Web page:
Palm oil; why is it bad & how to live palm oil free

Palm Oil; why is it bad and how to live palm oil free

Living palm oil free is a huge and fantastic step towards living more ethically and sustainably. Grab a cuppa and get comfy because we're going to explore the problems with palm oil, look at where it's found, and how we can start living palm oil free and help save the planet in the process. Sound good?

What is palm oil?

This seems like a good place to start, doesn’t it? Palm oil is a vegetable oil which comes from the fruit of oil palm trees and is used in thousands of food and personal hygiene products. Palm kernel is the seed of the fruit of the palm oil, which can be found in livestock feed.

What’s the problem with palm oil? Why is it so bad?

Palm oil is grown across the world (we saw plantations in Morocco) but primarily in Malaysia and Indonesia. The map above is from Global Forest Watch and shows palm oil plantations throughout Malaysia and Indonesia - seriously recommend looking at the Global Forest Watch website if you have time.

So why is palm oil a problem?

Loss of habitat and species & animal abuse

Borneo, Sumatra, Malaysia, and Indonesia are home to majestic species such as tigers, elephants, orangutans, sun bears, rhinos, leopards and more. When their homes are cleared, they have nowhere to go, may end up being killed in order to clear the forest or during the clearing, or may end up in human-wildlife conflict situations. It’s estimated that a third of mammal species in Indonesia are critically endangered as a result of palm production.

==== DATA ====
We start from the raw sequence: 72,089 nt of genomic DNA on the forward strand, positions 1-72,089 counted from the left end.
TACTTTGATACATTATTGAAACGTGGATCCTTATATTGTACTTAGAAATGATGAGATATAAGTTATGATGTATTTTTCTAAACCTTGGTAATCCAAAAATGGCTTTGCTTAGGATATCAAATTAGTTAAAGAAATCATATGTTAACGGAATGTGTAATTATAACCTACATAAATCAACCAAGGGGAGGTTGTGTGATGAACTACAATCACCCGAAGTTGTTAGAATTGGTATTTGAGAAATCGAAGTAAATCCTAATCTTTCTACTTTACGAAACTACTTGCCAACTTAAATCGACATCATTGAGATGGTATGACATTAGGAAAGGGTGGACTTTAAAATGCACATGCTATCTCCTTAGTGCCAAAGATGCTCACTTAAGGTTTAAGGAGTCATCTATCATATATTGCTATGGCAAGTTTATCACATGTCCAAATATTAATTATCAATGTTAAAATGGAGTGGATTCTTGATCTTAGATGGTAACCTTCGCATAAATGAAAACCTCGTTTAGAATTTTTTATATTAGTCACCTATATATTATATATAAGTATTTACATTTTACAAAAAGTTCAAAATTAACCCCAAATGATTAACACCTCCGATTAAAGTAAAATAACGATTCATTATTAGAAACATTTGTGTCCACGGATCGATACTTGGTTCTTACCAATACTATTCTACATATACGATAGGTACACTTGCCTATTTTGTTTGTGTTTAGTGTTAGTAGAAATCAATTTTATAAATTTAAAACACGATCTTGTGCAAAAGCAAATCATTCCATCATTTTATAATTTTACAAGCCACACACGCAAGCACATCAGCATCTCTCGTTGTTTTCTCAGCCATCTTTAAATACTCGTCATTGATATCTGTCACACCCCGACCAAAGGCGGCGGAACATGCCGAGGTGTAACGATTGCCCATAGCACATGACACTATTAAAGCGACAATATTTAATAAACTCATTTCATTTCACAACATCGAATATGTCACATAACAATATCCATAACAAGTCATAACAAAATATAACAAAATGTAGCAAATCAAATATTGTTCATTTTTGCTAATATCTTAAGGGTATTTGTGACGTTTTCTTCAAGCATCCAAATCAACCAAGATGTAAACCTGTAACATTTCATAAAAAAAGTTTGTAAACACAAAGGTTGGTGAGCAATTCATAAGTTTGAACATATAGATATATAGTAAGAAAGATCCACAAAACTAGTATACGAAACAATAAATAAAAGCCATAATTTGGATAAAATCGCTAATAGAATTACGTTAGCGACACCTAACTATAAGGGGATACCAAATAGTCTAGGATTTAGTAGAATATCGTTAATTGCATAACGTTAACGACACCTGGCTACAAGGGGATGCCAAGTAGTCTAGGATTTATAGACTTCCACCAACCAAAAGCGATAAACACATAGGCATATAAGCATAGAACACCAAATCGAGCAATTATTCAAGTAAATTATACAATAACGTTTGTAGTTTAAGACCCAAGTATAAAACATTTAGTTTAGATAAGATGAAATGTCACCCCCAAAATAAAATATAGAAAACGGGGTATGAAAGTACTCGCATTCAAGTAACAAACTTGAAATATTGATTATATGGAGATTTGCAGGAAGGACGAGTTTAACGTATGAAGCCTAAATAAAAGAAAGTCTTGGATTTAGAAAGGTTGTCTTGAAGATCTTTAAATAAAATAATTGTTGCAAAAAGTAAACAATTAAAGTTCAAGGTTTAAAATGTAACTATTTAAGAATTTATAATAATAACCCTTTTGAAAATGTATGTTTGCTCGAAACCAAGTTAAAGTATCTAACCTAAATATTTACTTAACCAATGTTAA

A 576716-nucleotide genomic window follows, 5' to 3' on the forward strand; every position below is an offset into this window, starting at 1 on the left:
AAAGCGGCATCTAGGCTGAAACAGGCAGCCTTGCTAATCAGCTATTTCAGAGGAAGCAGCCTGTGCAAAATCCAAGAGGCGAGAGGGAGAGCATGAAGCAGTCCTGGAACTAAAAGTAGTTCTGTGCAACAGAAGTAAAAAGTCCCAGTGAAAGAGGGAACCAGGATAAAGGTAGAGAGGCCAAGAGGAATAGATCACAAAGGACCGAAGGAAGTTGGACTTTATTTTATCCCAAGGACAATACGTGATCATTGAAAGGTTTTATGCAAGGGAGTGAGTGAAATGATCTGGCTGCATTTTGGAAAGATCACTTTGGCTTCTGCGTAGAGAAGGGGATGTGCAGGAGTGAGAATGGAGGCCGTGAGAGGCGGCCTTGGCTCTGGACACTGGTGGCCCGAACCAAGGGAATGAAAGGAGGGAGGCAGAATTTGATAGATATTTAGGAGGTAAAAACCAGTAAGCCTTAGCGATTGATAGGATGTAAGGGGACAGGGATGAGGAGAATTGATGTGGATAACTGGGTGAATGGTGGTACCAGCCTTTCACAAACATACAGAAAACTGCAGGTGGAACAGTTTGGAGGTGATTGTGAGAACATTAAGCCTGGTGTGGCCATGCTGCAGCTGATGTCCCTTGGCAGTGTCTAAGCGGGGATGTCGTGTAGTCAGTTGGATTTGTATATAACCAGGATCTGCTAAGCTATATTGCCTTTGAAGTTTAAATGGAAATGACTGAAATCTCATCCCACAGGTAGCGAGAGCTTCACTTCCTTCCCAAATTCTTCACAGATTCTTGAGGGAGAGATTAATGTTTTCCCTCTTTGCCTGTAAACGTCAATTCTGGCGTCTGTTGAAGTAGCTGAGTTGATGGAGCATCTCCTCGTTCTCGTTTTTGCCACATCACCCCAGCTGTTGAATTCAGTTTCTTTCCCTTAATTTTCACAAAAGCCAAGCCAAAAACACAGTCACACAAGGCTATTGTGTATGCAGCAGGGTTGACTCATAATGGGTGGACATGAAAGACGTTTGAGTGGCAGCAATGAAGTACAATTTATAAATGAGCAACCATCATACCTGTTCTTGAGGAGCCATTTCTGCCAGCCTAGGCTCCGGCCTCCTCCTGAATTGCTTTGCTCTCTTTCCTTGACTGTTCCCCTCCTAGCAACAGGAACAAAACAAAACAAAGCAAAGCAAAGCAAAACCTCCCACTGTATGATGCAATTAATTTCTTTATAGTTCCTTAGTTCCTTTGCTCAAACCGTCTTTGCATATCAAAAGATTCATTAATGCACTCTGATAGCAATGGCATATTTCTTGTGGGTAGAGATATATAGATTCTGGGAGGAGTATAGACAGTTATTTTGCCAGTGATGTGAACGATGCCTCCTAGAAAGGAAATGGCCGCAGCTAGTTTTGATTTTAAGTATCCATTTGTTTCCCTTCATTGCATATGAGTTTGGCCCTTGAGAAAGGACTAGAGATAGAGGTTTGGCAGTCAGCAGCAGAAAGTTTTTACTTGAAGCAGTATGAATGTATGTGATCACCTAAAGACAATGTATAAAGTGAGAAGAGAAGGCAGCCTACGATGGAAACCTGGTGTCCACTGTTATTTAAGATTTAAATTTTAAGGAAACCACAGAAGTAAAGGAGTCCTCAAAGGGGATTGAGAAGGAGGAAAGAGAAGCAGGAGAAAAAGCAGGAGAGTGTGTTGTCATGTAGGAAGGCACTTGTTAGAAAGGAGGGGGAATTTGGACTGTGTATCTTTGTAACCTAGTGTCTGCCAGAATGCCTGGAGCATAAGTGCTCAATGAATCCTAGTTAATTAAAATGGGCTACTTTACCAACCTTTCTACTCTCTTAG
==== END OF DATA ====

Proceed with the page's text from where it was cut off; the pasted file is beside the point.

Another big issue is that animals will be smuggled out of the forests to be sold as pets or for their body parts.

All of these are so far from ideal and it breaks my heart that humanity is still destroying habitats to make money.

Burning forests and environmental issues

One of the easiest and cheapest ways to clear-cut a forest is to burn it. Not only could that kill anything living in it, but it releases huge amounts of carbon dioxide (CO2) into the atmosphere. I don’t want to get into a full-on science lesson here (though I happily will - drop me a message), but trees store CO2. CO2 is a greenhouse gas, which contributes to global warming, so trees are pretty awesome for storing it for us. When we burn those trees, that CO2 gets released straight back into the atmosphere and is allowed to do naughty things.

We’re already kicking out enough greenhouse gases into the atmosphere without making things even worse. Burning forests = bad.

Human rights issues

As if this all wasn’t bad enough, palm oil is linked with human rights violations. Typically, the development of a palm oil plantation will be made out to be a good thing for the local people. “YAY! More jobs.” Until it turns out that sometimes they’re not actually jobs, it’s slavery and child labour.

Once you know that, you just really, really don't want to be supporting it. 

Alternative names for palm oil you might find on labels

What is palm oil labelled as?

Of course, the obvious thing you’re looking out for on labels is ‘palm oil’. The problem is that palm oil and its derivatives can be labelled as 200 different things! While it’s fairly easy to identify 'palm oil' and ‘palm kernel oil’, you probably wouldn’t recognise palm oil as any of these ingredients, for example:

  • Vegetable oil or vegetable fat (not always palm oil, but it might be if the label doesn’t say ‘palm oil free’.